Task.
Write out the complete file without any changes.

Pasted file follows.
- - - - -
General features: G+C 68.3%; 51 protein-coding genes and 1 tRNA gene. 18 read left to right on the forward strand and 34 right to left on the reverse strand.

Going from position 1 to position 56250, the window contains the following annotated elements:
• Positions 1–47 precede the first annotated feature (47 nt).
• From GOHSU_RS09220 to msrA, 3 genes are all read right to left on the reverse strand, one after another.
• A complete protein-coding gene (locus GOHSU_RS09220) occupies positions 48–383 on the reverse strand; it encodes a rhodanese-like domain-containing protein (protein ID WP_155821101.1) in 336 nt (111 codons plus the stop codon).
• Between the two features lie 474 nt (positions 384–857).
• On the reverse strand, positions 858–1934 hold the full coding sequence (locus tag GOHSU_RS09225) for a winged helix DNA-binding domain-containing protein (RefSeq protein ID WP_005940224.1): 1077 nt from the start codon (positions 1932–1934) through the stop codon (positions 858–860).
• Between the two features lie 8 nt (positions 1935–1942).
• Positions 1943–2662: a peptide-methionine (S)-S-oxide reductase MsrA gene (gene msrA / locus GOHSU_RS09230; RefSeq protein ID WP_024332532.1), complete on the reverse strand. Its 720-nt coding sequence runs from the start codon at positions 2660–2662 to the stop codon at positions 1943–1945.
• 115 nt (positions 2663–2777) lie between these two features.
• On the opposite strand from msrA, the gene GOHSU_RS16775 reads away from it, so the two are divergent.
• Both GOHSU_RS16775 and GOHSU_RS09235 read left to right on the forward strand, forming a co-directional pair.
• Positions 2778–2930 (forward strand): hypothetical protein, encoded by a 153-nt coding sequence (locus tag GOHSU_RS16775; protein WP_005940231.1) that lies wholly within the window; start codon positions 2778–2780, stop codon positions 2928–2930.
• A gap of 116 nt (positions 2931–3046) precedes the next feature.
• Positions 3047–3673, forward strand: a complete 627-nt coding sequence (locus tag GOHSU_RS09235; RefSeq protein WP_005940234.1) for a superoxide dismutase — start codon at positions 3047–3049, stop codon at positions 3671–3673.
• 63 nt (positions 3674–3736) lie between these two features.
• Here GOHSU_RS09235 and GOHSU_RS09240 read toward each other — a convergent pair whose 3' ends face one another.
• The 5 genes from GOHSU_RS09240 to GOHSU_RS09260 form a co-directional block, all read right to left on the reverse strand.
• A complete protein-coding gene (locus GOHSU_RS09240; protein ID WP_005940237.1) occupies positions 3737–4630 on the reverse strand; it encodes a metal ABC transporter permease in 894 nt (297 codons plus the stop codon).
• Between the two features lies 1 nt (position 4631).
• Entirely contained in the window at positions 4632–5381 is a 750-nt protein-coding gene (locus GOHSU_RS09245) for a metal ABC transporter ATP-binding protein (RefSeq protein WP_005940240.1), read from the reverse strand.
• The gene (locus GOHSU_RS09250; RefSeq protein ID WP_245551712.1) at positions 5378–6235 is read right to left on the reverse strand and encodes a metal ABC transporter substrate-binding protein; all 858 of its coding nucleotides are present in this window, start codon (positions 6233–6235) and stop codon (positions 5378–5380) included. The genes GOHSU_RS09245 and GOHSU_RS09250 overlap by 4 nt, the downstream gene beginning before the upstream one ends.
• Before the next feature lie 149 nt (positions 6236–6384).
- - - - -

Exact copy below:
General features: G+C 68.3%; 51 protein-coding genes and 1 tRNA gene. 18 read left to right on the forward strand and 34 right to left on the reverse strand.

Going from position 1 to position 56250, the window contains the following annotated elements:
• Positions 1–47 precede the first annotated feature (47 nt).
• From GOHSU_RS09220 to msrA, 3 genes are all read right to left on the reverse strand, one after another.
• A complete protein-coding gene (locus GOHSU_RS09220) occupies positions 48–383 on the reverse strand; it encodes a rhodanese-like domain-containing protein (protein ID WP_155821101.1) in 336 nt (111 codons plus the stop codon).
• Between the two features lie 474 nt (positions 384–857).
• On the reverse strand, positions 858–1934 hold the full coding sequence (locus tag GOHSU_RS09225) for a winged helix DNA-binding domain-containing protein (RefSeq protein ID WP_005940224.1): 1077 nt from the start codon (positions 1932–1934) through the stop codon (positions 858–860).
• Between the two features lie 8 nt (positions 1935–1942).
• Positions 1943–2662: a peptide-methionine (S)-S-oxide reductase MsrA gene (gene msrA / locus GOHSU_RS09230; RefSeq protein ID WP_024332532.1), complete on the reverse strand. Its 720-nt coding sequence runs from the start codon at positions 2660–2662 to the stop codon at positions 1943–1945.
• 115 nt (positions 2663–2777) lie between these two features.
• On the opposite strand from msrA, the gene GOHSU_RS16775 reads away from it, so the two are divergent.
• Both GOHSU_RS16775 and GOHSU_RS09235 read left to right on the forward strand, forming a co-directional pair.
• Positions 2778–2930 (forward strand): hypothetical protein, encoded by a 153-nt coding sequence (locus tag GOHSU_RS16775; protein WP_005940231.1) that lies wholly within the window; start codon positions 2778–2780, stop codon positions 2928–2930.
• A gap of 116 nt (positions 2931–3046) precedes the next feature.
• Positions 3047–3673, forward strand: a complete 627-nt coding sequence (locus tag GOHSU_RS09235; RefSeq protein WP_005940234.1) for a superoxide dismutase — start codon at positions 3047–3049, stop codon at positions 3671–3673.
• 63 nt (positions 3674–3736) lie between these two features.
• Here GOHSU_RS09235 and GOHSU_RS09240 read toward each other — a convergent pair whose 3' ends face one another.
• The 5 genes from GOHSU_RS09240 to GOHSU_RS09260 form a co-directional block, all read right to left on the reverse strand.
• A complete protein-coding gene (locus GOHSU_RS09240; protein ID WP_005940237.1) occupies positions 3737–4630 on the reverse strand; it encodes a metal ABC transporter permease in 894 nt (297 codons plus the stop codon).
• Between the two features lies 1 nt (position 4631).
• Entirely contained in the window at positions 4632–5381 is a 750-nt protein-coding gene (locus GOHSU_RS09245) for a metal ABC transporter ATP-binding protein (RefSeq protein WP_005940240.1), read from the reverse strand.
• The gene (locus GOHSU_RS09250; RefSeq protein ID WP_245551712.1) at positions 5378–6235 is read right to left on the reverse strand and encodes a metal ABC transporter substrate-binding protein; all 858 of its coding nucleotides are present in this window, start codon (positions 6233–6235) and stop codon (positions 5378–5380) included. The genes GOHSU_RS09245 and GOHSU_RS09250 overlap by 4 nt, the downstream gene beginning before the upstream one ends.
• Before the next feature lie 149 nt (positions 6236–6384).